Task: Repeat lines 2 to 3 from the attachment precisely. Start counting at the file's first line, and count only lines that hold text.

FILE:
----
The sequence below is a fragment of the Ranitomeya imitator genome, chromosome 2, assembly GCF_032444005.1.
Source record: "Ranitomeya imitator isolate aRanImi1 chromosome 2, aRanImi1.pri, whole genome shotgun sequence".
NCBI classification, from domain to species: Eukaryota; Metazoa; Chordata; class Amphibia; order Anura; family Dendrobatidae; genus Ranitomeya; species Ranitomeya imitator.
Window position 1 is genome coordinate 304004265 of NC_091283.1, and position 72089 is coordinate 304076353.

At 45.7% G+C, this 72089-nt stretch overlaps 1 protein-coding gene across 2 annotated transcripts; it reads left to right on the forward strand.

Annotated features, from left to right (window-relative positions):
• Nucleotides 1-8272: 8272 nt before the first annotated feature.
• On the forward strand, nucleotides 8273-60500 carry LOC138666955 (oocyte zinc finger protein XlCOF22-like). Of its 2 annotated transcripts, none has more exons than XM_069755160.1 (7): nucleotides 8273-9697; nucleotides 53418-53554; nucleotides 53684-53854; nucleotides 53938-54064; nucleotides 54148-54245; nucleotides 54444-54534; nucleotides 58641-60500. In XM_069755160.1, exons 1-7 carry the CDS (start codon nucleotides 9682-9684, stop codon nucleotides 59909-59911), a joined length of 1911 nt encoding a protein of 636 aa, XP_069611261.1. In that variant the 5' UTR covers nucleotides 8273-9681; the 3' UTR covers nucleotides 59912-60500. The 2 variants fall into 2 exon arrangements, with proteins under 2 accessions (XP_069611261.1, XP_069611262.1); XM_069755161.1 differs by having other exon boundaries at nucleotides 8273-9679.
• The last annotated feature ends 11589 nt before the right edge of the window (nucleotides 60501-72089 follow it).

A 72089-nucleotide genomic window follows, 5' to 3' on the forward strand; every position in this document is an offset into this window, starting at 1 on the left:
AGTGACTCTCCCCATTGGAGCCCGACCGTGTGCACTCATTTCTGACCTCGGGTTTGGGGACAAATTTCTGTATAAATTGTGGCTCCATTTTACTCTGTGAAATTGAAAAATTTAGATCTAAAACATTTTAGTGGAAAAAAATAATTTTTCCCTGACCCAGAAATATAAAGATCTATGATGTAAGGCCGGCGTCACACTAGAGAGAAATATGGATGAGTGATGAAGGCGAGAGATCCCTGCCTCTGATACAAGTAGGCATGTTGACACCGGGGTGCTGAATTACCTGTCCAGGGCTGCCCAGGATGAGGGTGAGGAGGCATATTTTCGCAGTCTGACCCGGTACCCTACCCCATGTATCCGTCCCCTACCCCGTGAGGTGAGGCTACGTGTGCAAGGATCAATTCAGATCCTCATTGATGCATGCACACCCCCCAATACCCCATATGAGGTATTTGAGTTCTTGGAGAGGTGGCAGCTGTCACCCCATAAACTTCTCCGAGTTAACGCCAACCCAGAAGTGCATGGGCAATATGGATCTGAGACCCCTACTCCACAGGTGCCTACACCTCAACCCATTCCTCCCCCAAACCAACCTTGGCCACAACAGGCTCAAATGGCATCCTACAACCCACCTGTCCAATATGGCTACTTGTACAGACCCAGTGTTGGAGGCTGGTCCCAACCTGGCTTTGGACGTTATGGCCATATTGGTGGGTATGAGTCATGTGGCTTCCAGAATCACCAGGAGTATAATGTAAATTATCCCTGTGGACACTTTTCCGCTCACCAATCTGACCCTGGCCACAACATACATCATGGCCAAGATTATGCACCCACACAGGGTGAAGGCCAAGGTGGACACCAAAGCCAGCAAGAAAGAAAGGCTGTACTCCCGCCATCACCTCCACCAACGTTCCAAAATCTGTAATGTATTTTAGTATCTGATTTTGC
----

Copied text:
Source record: "Ranitomeya imitator isolate aRanImi1 chromosome 2, aRanImi1.pri, whole genome shotgun sequence".
NCBI classification, from domain to species: Eukaryota; Metazoa; Chordata; class Amphibia; order Anura; family Dendrobatidae; genus Ranitomeya; species Ranitomeya imitator.